David Bourget (Western Ontario)
David Chalmers (ANU, NYU)
Rafael De Clercq
Jack Alan Reynolds
Learn more about PhilPapers
Episteme 6 (2):130-144 (2009)
This paper develops a formal framework to model a process in which the formation of individual opinions is embedded in a deliberative exchange with others. The paper opts for a low-resolution modeling approach and abstracts away from most of the details of the social-epistemic process. Taking a bird's eye view allows us to analyze the chances for the truth to be found and broadly accepted under conditions of cognitive division of labour combined with a social exchange process. Cognitive division of labour means that only some individuals are active truth seekers, possibly with different capacities. Both mathematical tools and computer simulations are used to investigate the model. As an analytical result, the Funnel Theorem states that under rather weak conditions on the social process, a consensus on the truth will be reached if all individuals possess an arbitrarily small capacity to go for the truth. The Leading the pack Theorem states that under certain conditions even a single truth seeker may lead all individuals to the truth. Systematic simulations analyze how close agents can get to the truth depending upon the frequency of truth seekers, their capacities as truth seekers, the position of the truth (more to the extreme or more in the centre of an opinion space), and the willingness to take into account the opinions of others when exchanging and updating opinions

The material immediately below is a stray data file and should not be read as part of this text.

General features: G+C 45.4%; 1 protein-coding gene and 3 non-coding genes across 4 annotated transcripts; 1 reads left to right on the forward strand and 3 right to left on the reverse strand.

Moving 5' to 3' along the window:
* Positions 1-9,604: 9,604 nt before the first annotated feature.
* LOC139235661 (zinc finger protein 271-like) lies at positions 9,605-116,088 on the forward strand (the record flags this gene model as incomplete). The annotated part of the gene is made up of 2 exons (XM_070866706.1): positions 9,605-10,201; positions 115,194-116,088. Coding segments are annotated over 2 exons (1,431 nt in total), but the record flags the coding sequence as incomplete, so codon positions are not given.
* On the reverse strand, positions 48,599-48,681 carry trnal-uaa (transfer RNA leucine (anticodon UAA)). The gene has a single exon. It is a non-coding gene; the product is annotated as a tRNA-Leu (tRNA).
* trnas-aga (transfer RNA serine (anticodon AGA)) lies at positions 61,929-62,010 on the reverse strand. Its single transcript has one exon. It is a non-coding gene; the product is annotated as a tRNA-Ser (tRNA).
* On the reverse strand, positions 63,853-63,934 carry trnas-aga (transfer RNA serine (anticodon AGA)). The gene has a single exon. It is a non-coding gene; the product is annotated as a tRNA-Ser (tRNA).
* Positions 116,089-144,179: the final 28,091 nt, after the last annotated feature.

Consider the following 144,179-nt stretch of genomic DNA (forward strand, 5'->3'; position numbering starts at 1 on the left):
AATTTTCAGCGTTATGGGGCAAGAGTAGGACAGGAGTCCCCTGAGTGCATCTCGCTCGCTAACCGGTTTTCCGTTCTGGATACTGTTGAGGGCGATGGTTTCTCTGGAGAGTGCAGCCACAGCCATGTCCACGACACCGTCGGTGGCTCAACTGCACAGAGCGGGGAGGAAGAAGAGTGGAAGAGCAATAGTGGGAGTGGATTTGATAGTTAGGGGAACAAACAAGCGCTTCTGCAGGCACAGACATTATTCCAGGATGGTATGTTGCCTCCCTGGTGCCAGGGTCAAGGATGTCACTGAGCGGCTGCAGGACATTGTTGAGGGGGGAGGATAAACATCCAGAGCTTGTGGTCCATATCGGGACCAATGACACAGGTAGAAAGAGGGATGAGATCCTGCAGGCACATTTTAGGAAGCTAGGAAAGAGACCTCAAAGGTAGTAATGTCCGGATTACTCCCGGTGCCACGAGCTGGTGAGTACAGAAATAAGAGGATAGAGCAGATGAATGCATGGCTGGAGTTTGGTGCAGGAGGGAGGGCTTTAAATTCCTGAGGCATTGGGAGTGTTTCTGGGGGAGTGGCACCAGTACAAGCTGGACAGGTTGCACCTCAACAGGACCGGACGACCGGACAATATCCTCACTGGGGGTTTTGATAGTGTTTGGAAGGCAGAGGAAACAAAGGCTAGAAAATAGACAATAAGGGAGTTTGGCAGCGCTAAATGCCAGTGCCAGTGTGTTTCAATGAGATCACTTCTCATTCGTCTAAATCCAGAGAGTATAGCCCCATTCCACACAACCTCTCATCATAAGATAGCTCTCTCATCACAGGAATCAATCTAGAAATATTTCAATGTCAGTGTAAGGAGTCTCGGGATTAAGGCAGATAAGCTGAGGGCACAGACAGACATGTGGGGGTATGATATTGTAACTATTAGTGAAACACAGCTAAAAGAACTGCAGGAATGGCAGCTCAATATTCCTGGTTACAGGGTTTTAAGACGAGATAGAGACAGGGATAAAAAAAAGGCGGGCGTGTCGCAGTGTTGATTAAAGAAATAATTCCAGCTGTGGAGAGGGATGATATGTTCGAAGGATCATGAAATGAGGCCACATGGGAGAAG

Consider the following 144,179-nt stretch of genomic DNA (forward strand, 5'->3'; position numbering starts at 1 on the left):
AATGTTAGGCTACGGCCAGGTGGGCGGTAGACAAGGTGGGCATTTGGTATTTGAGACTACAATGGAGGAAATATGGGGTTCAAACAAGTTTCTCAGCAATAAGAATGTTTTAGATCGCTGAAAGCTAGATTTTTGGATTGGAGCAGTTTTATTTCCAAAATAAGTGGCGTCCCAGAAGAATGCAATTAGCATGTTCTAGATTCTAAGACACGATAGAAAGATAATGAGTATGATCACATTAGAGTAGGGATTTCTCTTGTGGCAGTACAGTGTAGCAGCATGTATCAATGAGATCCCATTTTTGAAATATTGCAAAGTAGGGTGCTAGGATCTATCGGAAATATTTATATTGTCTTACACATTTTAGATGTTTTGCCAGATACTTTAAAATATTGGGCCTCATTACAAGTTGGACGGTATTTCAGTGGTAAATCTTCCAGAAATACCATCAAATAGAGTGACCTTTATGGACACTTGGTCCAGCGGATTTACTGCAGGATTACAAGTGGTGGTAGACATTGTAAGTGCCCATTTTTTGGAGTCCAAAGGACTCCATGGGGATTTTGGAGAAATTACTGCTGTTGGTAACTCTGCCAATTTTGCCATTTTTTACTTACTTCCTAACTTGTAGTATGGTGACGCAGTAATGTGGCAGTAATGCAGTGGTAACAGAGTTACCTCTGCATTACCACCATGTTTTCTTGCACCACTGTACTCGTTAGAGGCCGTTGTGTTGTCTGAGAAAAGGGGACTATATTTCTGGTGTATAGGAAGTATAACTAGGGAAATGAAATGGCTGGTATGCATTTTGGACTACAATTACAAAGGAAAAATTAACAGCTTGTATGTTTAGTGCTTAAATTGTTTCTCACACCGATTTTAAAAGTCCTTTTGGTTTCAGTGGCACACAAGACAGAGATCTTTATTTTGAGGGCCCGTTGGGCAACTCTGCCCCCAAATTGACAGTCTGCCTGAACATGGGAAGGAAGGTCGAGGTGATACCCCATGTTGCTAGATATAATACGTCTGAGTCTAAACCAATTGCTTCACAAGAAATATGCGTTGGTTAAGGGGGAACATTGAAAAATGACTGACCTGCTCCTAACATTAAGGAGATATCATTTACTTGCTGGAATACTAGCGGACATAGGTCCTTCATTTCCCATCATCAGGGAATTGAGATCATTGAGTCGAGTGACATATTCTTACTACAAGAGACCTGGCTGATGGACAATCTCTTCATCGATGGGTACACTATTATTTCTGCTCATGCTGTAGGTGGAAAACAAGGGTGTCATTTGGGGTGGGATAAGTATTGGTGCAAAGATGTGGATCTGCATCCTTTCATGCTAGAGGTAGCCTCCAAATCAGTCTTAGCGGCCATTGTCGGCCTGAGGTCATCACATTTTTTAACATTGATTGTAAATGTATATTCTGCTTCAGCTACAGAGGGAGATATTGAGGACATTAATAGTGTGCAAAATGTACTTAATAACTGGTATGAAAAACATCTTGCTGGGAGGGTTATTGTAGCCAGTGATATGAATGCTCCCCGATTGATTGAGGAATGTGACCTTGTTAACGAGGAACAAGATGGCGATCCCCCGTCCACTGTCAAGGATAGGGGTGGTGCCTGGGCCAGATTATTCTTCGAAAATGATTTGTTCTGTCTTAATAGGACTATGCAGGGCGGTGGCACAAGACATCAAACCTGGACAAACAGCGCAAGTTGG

|Keywords||No keywords specified (fix it)|
|Categories||categorize this paper)|
Setup an account with your affiliations in order to access resources via your University's proxy server
Configure custom proxy (use this if your affiliation does not provide a proxy)
|Through your library|
References found in this work BETA
Igor Douven (2010). Simulating Peer Disagreements. Studies in History and Philosophy of Science Part A 41 (2):148-157.
Johan E. Gustafsson & Martin Peterson (2012). A Computer Simulation of the Argument From Disagreement. Synthese 184 (3):387–405.
C. L. Hamblin (1970/1993). Fallacies. Vale Press.
C. L. Hamblin (1971). Mathematical Models of Dialogue. Theoria 37 (2):130-155.
Keith Lehrer (1985). Consensus and the Ideal Observer. Synthese 62 (1):109 - 120.
Citations of this work BETA
Igor Douven & Christoph Kelp (2011). Truth Approximation, Social Epistemology, and Opinion Dynamics. Erkenntnis 75 (2):271-283.
Similar books and articles
Jan A. Aertsen (1992). Truth as Transcendental in Thomas Aquinas. Topoi 11 (2):159-171.
Uskali Mäki (2011). Models and the Locus of Their Truth. Synthese 180 (1):47 - 63.
Margo Laasberg (2008). Deflationary Truth and Truth-Biology. Studia Philosophica Estonica 1 (2):265-283.
Ernest Sosa (1993). Epistemology, Realism, and Truth: The First Philosophical Perspectives Lecture. Philosophical Perspectives 7 (1):1-16.
Kevin J. S. Zollman (2010). The Epistemic Benefit of Transient Diversity. Erkenntnis 72 (1):17 - 35.
Christine McKinnon (2006). Varieties of Insincerity. International Journal of Applied Philosophy 20 (1):23-40.
Igor Douven & Alexander Riegler (2009). Extending the Hegselmann–Krause Model III: From Single Beliefs to Complex Belief States. Episteme 6 (2):145-163.
Corinne Iten (2005). Linguistic Meaning, Truth Conditions and Relevance: The Case of Concessives. Palgrave Macmillan.
Raphael Cohen-Almagor (1997). Why Tolerate? Reflections on the Millian Truth Principle. Philosophia 25 (1-4):131-152.
Added to index2010-07-11
Total downloads26 ( #77,973 of 1,679,397 )
Recent downloads (6 months)2 ( #111,749 of 1,679,397 )
How can I increase my downloads?